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Celebrated as the most complete example of a medieval city in Central Asia, the old Silk Road trading post of Bukhara is more than 2500 years old. Founded in 500 BC as a vassal of the Persian Empire, the city initially flourished as an oasis and trade centre, evolving into a hub of Islamic culture and learning after the Arab conquest of the 8th century AD. Bukhara’s golden age was ushered in by the Samanids, the last of the great Persian Empires, who established their imperial capital in the city in the 9th century. Flourishing as the intellectual centre of the Islamic world – the fabled haunt of scholars, philosophers, scientists, and poets – the city expanded with immense religious architecture and academies. The sublime Ismail Samani Mausoleum is the last resting place of Ismail Samani, founder of the Samanid dynasty, a striking monument to the sober elegance and staggering prosperity of the era.Read more
Sacked by Genghis Khan in the 13th century, Bukhara fell into decline and was slow to recover. In the late 15th century, it was occupied by Uzbek tribesmen and became the capital of the Bukhara Khanate under Khan Sheibani – many of the city’s finest buildings date to this phase. By the 19th century, the city had resumed its role as one of the largest and most important centres of Muslim theology in the middle east, home to over two hundred Mosques and a hundred madrasahs, not to mention significant trade infrastructure, including 38 caravanserais, six trading arcades, and 45 bazaars.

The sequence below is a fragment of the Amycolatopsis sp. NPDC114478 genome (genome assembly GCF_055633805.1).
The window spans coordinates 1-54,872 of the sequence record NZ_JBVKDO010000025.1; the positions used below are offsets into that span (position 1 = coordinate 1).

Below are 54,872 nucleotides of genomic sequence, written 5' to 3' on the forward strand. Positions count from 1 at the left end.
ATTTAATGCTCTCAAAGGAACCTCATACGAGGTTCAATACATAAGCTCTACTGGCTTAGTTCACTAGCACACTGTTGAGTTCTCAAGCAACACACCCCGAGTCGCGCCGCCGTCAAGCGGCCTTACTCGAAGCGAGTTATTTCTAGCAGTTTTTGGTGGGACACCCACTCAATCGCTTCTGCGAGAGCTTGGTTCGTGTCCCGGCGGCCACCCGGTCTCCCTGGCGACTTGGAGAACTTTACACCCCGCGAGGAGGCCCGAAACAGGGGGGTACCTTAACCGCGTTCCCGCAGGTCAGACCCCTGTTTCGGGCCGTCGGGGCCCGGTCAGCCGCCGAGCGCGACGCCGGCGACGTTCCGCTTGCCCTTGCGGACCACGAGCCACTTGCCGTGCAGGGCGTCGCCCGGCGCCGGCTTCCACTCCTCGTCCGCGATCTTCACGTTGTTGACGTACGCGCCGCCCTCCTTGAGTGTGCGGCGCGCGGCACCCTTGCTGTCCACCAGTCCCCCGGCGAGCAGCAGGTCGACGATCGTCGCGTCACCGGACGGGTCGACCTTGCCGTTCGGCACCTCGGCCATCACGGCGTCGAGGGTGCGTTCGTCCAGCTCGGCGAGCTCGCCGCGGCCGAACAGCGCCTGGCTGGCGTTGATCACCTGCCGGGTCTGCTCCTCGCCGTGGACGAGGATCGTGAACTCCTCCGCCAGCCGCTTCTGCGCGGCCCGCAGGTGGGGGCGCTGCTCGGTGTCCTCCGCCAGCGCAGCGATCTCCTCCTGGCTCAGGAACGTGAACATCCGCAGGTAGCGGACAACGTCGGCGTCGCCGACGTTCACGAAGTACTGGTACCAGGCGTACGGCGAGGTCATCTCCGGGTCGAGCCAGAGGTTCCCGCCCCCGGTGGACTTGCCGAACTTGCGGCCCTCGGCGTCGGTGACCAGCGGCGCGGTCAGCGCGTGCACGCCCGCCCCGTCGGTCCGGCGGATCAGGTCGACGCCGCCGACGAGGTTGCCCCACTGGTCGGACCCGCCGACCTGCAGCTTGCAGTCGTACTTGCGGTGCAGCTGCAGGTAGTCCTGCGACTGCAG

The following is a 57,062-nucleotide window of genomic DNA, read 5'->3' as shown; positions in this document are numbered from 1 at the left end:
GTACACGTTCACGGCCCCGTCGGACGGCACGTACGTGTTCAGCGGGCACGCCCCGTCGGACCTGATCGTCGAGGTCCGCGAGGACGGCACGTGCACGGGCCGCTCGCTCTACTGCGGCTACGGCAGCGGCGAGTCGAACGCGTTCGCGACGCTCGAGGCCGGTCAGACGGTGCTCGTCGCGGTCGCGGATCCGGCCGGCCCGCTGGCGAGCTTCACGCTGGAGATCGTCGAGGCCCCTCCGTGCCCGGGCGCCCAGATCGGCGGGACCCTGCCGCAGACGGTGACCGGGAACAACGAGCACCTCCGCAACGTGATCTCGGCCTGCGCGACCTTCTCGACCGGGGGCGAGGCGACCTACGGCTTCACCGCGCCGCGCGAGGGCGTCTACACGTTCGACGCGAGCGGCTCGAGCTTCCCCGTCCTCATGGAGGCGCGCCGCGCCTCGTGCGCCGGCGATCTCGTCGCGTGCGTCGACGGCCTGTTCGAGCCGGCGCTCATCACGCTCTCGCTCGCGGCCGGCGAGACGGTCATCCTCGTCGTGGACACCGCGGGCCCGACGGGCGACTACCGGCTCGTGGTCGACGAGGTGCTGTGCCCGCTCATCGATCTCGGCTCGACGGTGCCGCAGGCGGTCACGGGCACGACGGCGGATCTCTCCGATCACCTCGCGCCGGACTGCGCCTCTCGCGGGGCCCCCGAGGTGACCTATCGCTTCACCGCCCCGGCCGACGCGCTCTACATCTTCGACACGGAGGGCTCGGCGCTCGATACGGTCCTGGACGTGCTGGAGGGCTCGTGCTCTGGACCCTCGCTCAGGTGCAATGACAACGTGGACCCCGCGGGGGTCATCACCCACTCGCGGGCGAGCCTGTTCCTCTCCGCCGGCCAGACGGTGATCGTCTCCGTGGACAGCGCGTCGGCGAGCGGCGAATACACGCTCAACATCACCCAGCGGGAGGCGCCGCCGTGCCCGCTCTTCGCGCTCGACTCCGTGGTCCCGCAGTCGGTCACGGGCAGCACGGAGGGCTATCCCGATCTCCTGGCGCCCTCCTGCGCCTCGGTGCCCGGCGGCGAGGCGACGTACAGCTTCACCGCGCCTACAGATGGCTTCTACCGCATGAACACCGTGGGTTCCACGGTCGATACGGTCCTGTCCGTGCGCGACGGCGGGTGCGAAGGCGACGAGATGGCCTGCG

Today, the city’s eclectic historical heritage spans several centuries. The famous 10th century Kalyan minaret is a masterpiece of brick decoration. Hewn from sand-stone, it offers commanding views over the city – there are just 105 steps to the top. The Bukhara fortress – also known as The Ark – is a vast, ship-like fortification that served as the seat of power for many dynasties. Today, home to an important history museum, it has been destroyed and rebuilt several times since its first construction in the 5th century AD. Dating to the 16th and 17th centuries, the Lab-i-Hauz complex includes two fine madrasahs and a khanaka (a lodging house for wandering Sufis). Ultimately, however, the city’s importance does not lie in any single work of architecture, but in its overall townscape – a largely intact historical urban fabric, not unlike a living open-air museum.